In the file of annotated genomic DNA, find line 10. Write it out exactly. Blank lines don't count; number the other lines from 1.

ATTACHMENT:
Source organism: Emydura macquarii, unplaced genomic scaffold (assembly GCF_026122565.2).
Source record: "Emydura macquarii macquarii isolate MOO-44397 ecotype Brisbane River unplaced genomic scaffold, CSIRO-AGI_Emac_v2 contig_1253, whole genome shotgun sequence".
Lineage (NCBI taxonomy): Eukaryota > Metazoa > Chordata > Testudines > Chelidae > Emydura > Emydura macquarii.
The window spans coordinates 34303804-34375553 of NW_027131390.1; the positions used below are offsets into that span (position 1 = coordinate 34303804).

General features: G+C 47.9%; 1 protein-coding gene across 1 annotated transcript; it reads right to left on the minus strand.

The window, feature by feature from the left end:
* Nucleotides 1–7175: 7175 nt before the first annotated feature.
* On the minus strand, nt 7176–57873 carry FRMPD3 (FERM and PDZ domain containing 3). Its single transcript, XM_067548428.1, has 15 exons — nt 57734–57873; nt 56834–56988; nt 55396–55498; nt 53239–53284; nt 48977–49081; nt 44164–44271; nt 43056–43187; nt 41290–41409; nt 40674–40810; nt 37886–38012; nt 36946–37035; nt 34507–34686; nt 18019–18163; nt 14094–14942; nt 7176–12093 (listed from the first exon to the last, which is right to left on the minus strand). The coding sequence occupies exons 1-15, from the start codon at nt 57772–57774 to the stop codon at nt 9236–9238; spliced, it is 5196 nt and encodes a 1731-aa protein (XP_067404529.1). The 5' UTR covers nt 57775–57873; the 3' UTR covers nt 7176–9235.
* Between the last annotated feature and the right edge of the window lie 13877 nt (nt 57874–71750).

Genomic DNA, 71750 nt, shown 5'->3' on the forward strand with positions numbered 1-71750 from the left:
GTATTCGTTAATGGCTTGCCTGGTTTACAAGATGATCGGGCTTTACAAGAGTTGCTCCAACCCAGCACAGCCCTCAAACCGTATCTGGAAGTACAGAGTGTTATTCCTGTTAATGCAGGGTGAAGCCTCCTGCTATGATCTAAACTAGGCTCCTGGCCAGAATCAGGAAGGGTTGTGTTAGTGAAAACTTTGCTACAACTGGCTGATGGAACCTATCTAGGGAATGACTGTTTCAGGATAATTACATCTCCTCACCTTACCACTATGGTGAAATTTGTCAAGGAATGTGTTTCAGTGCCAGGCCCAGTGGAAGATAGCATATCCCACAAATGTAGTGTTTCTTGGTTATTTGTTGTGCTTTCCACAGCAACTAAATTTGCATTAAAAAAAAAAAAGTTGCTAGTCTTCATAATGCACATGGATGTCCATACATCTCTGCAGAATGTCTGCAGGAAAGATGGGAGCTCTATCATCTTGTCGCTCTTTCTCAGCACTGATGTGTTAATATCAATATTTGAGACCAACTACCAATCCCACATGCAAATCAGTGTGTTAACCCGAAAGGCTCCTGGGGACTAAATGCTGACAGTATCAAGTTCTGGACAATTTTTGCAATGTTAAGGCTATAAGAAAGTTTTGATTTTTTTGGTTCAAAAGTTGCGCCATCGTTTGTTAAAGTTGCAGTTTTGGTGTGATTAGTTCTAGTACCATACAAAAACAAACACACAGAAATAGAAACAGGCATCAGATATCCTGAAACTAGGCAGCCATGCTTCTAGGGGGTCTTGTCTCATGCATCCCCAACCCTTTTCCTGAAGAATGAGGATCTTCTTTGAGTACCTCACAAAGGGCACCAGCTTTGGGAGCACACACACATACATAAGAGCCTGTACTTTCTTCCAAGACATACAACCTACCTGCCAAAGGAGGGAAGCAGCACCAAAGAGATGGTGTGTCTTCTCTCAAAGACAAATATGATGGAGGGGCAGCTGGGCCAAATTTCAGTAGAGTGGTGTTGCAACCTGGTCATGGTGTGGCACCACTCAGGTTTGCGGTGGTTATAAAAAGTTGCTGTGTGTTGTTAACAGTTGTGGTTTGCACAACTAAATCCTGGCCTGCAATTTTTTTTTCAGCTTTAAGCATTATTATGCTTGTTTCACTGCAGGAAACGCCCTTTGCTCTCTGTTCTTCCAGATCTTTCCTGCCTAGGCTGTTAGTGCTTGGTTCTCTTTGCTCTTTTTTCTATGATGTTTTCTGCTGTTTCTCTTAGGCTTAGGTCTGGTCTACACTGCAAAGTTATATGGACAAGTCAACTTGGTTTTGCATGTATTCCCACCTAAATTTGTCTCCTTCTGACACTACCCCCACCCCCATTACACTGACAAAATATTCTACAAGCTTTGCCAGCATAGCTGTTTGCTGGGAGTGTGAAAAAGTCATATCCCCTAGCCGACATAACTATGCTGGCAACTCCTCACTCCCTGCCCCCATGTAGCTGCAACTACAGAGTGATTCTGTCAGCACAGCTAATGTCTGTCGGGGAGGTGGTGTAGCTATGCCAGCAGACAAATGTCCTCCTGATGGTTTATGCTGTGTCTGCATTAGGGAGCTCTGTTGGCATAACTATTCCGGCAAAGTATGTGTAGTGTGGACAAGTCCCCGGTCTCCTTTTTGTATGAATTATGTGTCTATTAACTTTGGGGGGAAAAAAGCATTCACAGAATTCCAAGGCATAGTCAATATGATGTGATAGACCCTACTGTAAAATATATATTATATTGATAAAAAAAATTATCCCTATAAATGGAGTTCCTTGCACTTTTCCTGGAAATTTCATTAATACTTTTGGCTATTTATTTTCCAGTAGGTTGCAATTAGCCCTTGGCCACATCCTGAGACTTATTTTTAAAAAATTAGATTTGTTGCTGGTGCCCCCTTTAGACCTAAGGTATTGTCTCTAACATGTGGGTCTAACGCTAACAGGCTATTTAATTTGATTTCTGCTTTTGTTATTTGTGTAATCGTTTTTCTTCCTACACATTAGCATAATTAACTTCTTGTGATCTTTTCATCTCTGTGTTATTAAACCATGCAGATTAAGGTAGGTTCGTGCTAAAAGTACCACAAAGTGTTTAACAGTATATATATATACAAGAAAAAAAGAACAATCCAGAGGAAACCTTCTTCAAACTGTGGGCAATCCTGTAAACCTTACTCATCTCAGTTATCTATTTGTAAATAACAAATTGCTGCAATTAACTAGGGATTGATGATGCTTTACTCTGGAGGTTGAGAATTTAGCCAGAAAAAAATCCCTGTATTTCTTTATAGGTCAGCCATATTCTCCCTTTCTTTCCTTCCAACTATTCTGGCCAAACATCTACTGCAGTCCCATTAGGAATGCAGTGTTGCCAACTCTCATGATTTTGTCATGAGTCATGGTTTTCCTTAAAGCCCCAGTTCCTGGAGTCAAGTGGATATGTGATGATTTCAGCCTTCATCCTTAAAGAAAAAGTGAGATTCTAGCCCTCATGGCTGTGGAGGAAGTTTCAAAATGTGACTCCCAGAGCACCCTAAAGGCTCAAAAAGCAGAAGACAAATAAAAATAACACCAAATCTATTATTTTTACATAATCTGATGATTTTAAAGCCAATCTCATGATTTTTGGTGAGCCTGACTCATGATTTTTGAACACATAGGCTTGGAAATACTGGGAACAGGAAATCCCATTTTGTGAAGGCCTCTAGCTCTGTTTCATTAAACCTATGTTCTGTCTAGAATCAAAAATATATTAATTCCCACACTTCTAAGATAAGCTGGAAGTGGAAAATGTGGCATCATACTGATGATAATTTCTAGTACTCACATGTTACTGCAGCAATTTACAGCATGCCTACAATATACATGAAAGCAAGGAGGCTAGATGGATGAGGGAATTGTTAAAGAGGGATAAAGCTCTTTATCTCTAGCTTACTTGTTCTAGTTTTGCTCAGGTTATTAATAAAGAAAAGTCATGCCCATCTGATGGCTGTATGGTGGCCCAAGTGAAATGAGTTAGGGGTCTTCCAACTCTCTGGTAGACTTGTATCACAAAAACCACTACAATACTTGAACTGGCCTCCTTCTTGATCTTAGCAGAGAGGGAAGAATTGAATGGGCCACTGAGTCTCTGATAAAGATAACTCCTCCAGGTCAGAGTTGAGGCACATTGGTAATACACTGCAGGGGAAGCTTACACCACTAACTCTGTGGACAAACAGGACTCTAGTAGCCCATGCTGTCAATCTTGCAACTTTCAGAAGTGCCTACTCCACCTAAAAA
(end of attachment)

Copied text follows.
Genomic DNA, 71750 nt, shown 5'->3' on the forward strand with positions numbered 1-71750 from the left: